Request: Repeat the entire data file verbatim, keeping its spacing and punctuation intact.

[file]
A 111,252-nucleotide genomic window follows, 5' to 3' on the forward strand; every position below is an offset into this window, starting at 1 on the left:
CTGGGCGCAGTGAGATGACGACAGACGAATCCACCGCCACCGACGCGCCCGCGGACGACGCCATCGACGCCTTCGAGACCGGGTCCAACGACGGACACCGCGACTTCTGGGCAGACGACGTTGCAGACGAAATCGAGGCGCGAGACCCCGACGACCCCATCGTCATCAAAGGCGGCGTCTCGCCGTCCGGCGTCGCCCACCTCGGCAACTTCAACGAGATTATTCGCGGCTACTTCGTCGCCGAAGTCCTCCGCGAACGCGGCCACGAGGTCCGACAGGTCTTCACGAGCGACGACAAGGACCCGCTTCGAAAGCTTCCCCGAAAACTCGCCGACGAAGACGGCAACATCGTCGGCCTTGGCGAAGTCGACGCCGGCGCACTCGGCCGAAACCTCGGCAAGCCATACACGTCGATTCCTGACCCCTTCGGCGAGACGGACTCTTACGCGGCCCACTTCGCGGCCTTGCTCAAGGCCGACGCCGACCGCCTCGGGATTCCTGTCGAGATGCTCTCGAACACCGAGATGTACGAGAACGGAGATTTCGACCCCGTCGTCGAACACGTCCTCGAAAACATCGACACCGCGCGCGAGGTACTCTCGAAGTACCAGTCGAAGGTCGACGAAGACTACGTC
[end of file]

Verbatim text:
A 111,252-nucleotide genomic window follows, 5' to 3' on the forward strand; every position below is an offset into this window, starting at 1 on the left:
CTGGGCGCAGTGAGATGACGACAGACGAATCCACCGCCACCGACGCGCCCGCGGACGACGCCATCGACGCCTTCGAGACCGGGTCCAACGACGGACACCGCGACTTCTGGGCAGACGACGTTGCAGACGAAATCGAGGCGCGAGACCCCGACGACCCCATCGTCATCAAAGGCGGCGTCTCGCCGTCCGGCGTCGCCCACCTCGGCAACTTCAACGAGATTATTCGCGGCTACTTCGTCGCCGAAGTCCTCCGCGAACGCGGCCACGAGGTCCGACAGGTCTTCACGAGCGACGACAAGGACCCGCTTCGAAAGCTTCCCCGAAAACTCGCCGACGAAGACGGCAACATCGTCGGCCTTGGCGAAGTCGACGCCGGCGCACTCGGCCGAAACCTCGGCAAGCCATACACGTCGATTCCTGACCCCTTCGGCGAGACGGACTCTTACGCGGCCCACTTCGCGGCCTTGCTCAAGGCCGACGCCGACCGCCTCGGGATTCCTGTCGAGATGCTCTCGAACACCGAGATGTACGAGAACGGAGATTTCGACCCCGTCGTCGAACACGTCCTCGAAAACATCGACACCGCGCGCGAGGTACTCTCGAAGTACCAGTCGAAGGTCGACGAAGACTACGTC